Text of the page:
The worst hurricanes in the Atlantic Basin, so far, have made catastrophic landfalls. Two of them, Irma and Maria, took interesting paths from a research standpoint, that I’ll point out.
In the original 1960s Star Trek there was an episode involving a “doomsday” automated planet killer machine that Captain Kirk figured out how to stop once a small shuttlecraft rammed itself inside its huge cone-shape maw, which weakened the thing. At the end of this episode Kirk crashed a much larger debilitated star ship into the mouth of the planet killer permanently disabling the contraption. Looking at Maria move across Dominica and the Puerto Rico reminded me of the doomsday Star Trek episode, in which something physical could act like a monkey wrench in the internal workings of a system. In the case of killer, real world tropical cyclones this is dry land. The small landmass of Dominica wasn’t large enough to affect Maria, but much larger Puerto Rico brought the hurricane down from a CAT 5 to CAT 3 once the system had traversed the entire island:
(Maria attaining CAT 5 status on its way to Puerto Rico)
(Maria emerging from the northern coast of Puerto Rico after land interaction weakened the tropical cyclone to a category 3)
Maria has had very little interaction during its lifetime except for its unfortunate direct hit on Puerto Rico. Another interesting case was Irma which grazed the northern coast of Cuba, which also weakened the system from a CAT 5 to a CAT 3:
Just like with the Star Trek doomsday machine and the small shuttlecraft, the brief encounters with land weakened both Maria and Irma but did not dissipate those tropical cyclones. Obviously, as most TCs move over continents they wind down and die. The purpose for this post is a proposal for better hurricane models for forecasting purposes just on the land interaction issue.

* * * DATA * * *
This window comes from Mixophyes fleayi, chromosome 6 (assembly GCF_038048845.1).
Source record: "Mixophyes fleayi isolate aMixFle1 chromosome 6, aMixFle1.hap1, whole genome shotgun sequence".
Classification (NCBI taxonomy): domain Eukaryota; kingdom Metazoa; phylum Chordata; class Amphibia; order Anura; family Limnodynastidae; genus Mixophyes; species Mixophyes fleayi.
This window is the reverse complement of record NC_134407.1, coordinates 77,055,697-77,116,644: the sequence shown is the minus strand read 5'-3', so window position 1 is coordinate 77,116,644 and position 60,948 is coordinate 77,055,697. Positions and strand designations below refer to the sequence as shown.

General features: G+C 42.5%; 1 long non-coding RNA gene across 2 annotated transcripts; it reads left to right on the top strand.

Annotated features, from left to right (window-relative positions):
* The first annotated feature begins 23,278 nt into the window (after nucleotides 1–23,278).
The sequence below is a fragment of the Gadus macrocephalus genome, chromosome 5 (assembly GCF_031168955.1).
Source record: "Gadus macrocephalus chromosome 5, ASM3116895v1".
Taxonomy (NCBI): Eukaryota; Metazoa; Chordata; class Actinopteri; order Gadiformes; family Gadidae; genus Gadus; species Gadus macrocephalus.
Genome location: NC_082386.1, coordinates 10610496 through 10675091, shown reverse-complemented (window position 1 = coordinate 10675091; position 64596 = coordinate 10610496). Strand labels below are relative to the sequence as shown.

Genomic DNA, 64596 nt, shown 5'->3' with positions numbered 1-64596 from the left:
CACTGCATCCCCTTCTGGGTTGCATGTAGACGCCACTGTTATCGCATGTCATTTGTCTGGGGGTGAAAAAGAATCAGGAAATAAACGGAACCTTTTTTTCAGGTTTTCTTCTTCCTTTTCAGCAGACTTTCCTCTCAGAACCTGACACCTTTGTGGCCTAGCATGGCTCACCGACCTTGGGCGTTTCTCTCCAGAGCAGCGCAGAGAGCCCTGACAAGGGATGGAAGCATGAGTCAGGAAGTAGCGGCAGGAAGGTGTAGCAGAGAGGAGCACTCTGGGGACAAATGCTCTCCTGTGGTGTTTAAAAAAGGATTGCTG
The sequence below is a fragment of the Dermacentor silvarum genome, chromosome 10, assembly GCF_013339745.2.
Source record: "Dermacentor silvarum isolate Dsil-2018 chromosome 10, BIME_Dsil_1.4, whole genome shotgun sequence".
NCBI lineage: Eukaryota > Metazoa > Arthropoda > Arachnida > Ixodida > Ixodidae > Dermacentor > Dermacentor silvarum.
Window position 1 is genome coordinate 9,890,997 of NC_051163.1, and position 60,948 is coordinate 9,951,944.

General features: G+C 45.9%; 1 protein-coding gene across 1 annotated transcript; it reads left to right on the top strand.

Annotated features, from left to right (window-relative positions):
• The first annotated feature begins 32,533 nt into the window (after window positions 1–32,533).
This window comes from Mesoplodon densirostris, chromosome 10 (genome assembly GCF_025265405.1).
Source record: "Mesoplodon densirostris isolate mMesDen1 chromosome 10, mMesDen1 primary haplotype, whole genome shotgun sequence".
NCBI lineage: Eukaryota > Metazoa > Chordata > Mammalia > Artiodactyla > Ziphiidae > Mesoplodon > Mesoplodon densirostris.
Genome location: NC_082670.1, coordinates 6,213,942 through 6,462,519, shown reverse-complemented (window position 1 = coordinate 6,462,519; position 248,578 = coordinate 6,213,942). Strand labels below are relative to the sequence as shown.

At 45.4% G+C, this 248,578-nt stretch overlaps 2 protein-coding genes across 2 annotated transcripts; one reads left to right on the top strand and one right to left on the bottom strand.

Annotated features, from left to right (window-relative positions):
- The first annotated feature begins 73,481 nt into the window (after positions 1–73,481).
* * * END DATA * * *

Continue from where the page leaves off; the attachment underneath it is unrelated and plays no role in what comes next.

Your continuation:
Just following the European and GFS day after day with Irma and Maria I noticed numerous, glaring intensity errors. The European models was better, in particular with the forecast of Irma grazing northern Cuba. Companies like Weather Services International are beginning to design next generation, extremely highly sophisticated models for forecasting both the timing, movement and intensity of cyclones such as hurricanes for civil safety guidance. For example, refining and forecasting areas which need to be evacuated due to an impending TC landfall would potentially save many lives and billions of dollars.
What if a model was good enough to have predicted that due to Irma’s interaction with Cuba it would have made landfall as a weakened system in southwest Florida? Tampa may have not needed to be evacuated. Let’s say for argument’s sake that Irma stayed away from Cuba, went through the Keys as a CAT 5, then tracked a bit farther west due to a stronger associated ridge aloft making landfall just north of Tampa…a truly disastrous scenario that would wreck that city. If a sophisticated land interaction algorithm were added to a good next generation model the difference between these two scenarios might be forecast days in advance. Even the better European model wasn’t good enough in the very short term to forecast a faster landfall in southwest Florida.
So what physical variables would a land interaction algorithm need to address to greatly improve a TC intensify forecasts? Here’s all I can think of. Please drop me a note if you can think of more:
- Area of landmass at least partially under eye wall (like the not large enough land mass to be disruptive Dominica)
- Duration that eye wall is over landmass
- Size of eye wall
- Elevation of land mass interacting with TC
- Surrounding area of ocean
- Sea surface temperature of surrounding ocean
- Land temperature of surrounding land
The land interaction algorithm may be separate from dynamic parts of next generation models, which incorporate such other synoptic features like dry slots.
Please drop me a line if you know that a land interaction algorithm for tropical cyclones has already been produced or is in the works. If not and you are interested in a research thesis or know somebody who is, well here you go.
The Climate Guy